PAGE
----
Home recording

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Home Recording (derived from the English: home recording , German: Home recording ), the recording and mixing including possible music productions - not least for demo recordings and / or self-releases - in the private hobby recording studio (as opposed to professional recording studio ).


Analogous beginnings

The domestic pre-production of pieces of music finally established itself in 1979 with the appearance of the first 4-track cassette recorder with a built-in mini mixer (a type of device that is colloquially often referred to as a multi- tracker), the Teac / Tascam Portastudio 144. Bruce Springsteen was sufficient Device to record and produce a complete album ( Nebraska ) on it in 1982 .

In the mid-1980s, the Zündfunk editorial team at Bayerischer Rundfunk introduced musicians without a record deal who had made their recordings entirely using the home recording process.

Digital recording techniques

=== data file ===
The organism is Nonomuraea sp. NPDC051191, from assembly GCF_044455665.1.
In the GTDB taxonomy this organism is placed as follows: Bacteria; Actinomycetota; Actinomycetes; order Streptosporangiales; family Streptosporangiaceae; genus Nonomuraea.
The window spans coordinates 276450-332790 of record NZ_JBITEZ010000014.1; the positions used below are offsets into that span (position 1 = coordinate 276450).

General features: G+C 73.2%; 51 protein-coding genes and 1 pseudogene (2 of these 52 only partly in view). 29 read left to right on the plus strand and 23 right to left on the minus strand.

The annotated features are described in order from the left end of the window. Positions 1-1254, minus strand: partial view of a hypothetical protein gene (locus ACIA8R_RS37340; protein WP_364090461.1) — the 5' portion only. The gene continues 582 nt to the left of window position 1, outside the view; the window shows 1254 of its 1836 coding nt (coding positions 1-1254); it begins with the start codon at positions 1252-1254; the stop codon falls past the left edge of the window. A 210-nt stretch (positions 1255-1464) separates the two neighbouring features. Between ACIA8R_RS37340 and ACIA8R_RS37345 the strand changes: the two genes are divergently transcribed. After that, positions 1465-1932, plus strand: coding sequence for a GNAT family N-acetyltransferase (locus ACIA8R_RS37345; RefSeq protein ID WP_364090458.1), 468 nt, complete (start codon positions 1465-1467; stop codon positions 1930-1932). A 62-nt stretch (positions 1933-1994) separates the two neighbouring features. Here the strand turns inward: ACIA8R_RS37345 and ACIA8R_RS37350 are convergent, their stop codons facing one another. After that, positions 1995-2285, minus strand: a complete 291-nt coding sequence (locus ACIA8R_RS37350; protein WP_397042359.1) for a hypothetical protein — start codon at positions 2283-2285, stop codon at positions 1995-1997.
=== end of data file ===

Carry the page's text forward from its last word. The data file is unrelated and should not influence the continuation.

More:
From the end of the 1990s (?) Onwards, home recording benefited primarily from the digitization of sounds, as well as from the availability of powerful computers, versatile sound cards and the corresponding software . Only then has it become possible to transfer several production steps from arranging to mixing and mastering to the computer and to carry them out at the same time in limited space. (This technical progress corresponded almost simultaneously with digital printing technology and the book-on-demand process, which, among other things, made self-publishing and self-publication of books and booklets for CDs easier and cheaper.)

Due to limited growth rates in the professional sector, the manufacturers of music software have been trying particularly hard for the expanding home recording market since around 2005 (?). Since then, recordings can be made with comparatively little effort that also meet higher demands and come close to professional music productions in terms of quality.

Follow-up developments

In the meantime, some music producers, such as Scott Storch and Timbaland, first make their recordings and arrangements in the home recording studio before further editing or finishing the tracks in a large recording studio. As a rule, the production is not created with large mixing consoles , analog effects and outboard equipment, but with the help of the possibilities offered by current PCs and small multi-track recorders .

In view of the expansion of home recording , professional sound engineers find fewer and fewer clients, which has already contributed to the decline of larger commercial recording studios.


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See also